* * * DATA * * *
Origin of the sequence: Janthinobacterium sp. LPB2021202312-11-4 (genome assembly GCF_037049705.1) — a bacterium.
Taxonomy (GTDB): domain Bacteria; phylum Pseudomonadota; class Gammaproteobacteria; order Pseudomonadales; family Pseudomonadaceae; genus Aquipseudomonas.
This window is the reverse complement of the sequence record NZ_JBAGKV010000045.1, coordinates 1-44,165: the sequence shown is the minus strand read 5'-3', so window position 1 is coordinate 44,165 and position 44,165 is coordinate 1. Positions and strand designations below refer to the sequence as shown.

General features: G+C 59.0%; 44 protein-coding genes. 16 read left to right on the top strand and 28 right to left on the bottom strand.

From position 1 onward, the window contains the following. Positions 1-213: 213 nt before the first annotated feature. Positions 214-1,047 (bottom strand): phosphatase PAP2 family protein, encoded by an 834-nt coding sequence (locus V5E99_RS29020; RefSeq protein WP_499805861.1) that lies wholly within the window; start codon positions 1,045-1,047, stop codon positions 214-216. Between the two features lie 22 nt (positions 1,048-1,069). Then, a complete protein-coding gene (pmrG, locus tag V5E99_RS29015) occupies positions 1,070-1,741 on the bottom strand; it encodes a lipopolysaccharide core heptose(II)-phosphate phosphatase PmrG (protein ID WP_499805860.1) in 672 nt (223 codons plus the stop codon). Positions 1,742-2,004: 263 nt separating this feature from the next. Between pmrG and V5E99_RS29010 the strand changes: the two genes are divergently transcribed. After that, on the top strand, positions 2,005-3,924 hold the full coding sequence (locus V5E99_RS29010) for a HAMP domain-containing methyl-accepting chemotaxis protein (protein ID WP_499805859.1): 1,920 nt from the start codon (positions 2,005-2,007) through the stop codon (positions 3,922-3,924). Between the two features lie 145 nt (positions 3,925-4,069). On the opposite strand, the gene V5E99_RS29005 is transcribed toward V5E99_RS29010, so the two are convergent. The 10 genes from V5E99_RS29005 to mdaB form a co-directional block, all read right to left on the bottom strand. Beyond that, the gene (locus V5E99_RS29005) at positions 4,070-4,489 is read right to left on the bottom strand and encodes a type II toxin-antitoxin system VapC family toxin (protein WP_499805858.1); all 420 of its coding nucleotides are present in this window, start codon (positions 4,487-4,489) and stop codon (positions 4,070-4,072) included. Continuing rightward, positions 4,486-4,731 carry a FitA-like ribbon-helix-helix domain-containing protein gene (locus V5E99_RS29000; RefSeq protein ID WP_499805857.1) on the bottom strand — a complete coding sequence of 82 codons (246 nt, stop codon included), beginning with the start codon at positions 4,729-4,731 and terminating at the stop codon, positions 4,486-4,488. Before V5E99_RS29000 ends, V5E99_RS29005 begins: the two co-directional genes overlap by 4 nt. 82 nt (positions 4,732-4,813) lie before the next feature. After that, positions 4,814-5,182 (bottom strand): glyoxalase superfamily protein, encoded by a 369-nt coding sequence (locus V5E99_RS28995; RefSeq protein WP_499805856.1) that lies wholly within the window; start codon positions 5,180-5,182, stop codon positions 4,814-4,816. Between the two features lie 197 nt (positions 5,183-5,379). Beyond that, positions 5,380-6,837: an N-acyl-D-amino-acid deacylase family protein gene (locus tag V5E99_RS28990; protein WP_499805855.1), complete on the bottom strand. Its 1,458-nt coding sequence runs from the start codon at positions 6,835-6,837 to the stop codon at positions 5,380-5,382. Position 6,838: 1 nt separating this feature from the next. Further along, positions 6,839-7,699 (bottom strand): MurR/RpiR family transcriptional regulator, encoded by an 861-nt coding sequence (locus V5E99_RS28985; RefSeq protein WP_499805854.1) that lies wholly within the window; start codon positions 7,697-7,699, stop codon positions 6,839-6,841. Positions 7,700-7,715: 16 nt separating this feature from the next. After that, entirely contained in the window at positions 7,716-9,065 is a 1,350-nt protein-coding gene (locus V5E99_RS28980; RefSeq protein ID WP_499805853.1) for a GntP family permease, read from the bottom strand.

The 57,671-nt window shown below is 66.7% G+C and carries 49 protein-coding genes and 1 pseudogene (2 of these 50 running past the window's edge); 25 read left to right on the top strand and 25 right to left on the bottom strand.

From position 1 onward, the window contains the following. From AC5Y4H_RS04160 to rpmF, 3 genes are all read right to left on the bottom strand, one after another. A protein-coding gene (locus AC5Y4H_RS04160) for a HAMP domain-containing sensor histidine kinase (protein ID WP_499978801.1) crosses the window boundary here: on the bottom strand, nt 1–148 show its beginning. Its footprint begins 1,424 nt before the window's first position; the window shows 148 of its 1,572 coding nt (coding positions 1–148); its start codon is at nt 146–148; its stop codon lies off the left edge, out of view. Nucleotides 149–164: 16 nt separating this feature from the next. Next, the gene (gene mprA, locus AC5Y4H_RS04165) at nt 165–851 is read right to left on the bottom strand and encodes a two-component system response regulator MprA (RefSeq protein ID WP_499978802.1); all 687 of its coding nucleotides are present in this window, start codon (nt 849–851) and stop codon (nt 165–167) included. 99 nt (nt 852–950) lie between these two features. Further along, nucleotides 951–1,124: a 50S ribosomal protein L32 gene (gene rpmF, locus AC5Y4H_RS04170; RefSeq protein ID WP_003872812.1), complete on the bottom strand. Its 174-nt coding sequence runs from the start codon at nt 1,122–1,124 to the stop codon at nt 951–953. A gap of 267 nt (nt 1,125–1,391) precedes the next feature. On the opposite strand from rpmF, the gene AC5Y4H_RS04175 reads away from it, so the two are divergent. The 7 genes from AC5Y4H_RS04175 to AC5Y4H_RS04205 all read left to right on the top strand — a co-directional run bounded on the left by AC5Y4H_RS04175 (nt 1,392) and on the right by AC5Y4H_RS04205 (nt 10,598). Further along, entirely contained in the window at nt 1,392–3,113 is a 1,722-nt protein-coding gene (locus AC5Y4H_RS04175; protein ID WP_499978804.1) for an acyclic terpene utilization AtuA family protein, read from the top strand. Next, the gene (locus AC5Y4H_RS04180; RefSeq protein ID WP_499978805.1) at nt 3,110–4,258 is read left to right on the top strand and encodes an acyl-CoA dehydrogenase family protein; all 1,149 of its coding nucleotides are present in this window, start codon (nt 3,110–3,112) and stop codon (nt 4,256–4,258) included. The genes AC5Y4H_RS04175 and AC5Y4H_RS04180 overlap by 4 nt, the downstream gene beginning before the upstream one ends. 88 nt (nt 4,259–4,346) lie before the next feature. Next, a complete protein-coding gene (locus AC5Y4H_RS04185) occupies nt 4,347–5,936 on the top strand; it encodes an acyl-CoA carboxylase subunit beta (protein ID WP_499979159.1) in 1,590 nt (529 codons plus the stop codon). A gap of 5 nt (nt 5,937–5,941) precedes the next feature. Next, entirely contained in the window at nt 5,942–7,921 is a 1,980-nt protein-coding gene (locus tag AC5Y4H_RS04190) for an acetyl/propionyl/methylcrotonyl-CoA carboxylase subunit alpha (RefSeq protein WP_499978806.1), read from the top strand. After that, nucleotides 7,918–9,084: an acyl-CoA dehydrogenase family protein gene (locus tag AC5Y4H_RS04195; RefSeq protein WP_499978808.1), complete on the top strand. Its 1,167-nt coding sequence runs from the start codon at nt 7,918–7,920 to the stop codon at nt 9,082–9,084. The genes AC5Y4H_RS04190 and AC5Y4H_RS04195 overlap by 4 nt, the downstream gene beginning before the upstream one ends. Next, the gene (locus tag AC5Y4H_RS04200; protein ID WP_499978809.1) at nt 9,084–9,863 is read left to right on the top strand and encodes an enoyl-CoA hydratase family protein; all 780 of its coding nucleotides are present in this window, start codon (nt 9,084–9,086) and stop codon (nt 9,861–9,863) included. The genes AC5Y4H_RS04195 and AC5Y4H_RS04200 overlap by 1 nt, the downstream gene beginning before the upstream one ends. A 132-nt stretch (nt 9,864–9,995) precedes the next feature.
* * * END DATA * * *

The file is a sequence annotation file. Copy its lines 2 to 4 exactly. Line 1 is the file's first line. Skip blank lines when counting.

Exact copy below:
Taxonomy (GTDB): domain Bacteria; phylum Pseudomonadota; class Gammaproteobacteria; order Pseudomonadales; family Pseudomonadaceae; genus Aquipseudomonas.
This window is the reverse complement of the sequence record NZ_JBAGKV010000045.1, coordinates 1-44,165: the sequence shown is the minus strand read 5'-3', so window position 1 is coordinate 44,165 and position 44,165 is coordinate 1. Positions and strand designations below refer to the sequence as shown.

General features: G+C 59.0%; 44 protein-coding genes. 16 read left to right on the top strand and 28 right to left on the bottom strand.